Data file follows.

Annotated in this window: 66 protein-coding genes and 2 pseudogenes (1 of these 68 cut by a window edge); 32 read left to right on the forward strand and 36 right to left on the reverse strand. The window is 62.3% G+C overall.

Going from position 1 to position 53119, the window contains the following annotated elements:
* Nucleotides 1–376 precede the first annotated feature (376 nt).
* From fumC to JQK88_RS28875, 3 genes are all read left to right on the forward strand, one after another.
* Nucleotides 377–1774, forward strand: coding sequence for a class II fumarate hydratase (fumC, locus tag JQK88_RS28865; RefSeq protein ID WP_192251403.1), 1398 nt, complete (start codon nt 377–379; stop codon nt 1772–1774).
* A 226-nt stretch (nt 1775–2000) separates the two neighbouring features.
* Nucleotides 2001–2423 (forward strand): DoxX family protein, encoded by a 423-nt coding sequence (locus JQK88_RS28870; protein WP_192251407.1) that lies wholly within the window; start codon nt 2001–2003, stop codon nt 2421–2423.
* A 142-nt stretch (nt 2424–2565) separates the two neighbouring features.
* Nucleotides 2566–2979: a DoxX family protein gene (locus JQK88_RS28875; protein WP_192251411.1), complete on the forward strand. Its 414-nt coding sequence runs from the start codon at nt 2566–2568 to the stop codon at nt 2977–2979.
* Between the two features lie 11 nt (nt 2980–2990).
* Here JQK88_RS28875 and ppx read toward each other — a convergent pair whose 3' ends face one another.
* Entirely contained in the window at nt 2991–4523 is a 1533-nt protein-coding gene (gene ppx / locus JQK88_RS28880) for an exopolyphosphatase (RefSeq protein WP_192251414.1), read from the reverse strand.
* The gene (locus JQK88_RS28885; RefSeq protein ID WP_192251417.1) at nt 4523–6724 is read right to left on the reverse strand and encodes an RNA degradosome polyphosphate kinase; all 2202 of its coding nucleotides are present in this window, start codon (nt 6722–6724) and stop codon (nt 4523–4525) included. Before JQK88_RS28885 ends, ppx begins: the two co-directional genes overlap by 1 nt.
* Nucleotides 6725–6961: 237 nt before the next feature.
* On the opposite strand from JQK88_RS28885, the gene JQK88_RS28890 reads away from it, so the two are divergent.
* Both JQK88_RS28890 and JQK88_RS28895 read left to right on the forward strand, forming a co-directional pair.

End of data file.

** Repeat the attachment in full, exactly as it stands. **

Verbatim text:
Annotated in this window: 66 protein-coding genes and 2 pseudogenes (1 of these 68 cut by a window edge); 32 read left to right on the forward strand and 36 right to left on the reverse strand. The window is 62.3% G+C overall.

Going from position 1 to position 53119, the window contains the following annotated elements:
* Nucleotides 1–376 precede the first annotated feature (376 nt).
* From fumC to JQK88_RS28875, 3 genes are all read left to right on the forward strand, one after another.
* Nucleotides 377–1774, forward strand: coding sequence for a class II fumarate hydratase (fumC, locus tag JQK88_RS28865; RefSeq protein ID WP_192251403.1), 1398 nt, complete (start codon nt 377–379; stop codon nt 1772–1774).
* A 226-nt stretch (nt 1775–2000) separates the two neighbouring features.
* Nucleotides 2001–2423 (forward strand): DoxX family protein, encoded by a 423-nt coding sequence (locus JQK88_RS28870; protein WP_192251407.1) that lies wholly within the window; start codon nt 2001–2003, stop codon nt 2421–2423.
* A 142-nt stretch (nt 2424–2565) separates the two neighbouring features.
* Nucleotides 2566–2979: a DoxX family protein gene (locus JQK88_RS28875; protein WP_192251411.1), complete on the forward strand. Its 414-nt coding sequence runs from the start codon at nt 2566–2568 to the stop codon at nt 2977–2979.
* Between the two features lie 11 nt (nt 2980–2990).
* Here JQK88_RS28875 and ppx read toward each other — a convergent pair whose 3' ends face one another.
* Entirely contained in the window at nt 2991–4523 is a 1533-nt protein-coding gene (gene ppx / locus JQK88_RS28880) for an exopolyphosphatase (RefSeq protein WP_192251414.1), read from the reverse strand.
* The gene (locus JQK88_RS28885; RefSeq protein ID WP_192251417.1) at nt 4523–6724 is read right to left on the reverse strand and encodes an RNA degradosome polyphosphate kinase; all 2202 of its coding nucleotides are present in this window, start codon (nt 6722–6724) and stop codon (nt 4523–4525) included. Before JQK88_RS28885 ends, ppx begins: the two co-directional genes overlap by 1 nt.
* Nucleotides 6725–6961: 237 nt before the next feature.
* On the opposite strand from JQK88_RS28885, the gene JQK88_RS28890 reads away from it, so the two are divergent.
* Both JQK88_RS28890 and JQK88_RS28895 read left to right on the forward strand, forming a co-directional pair.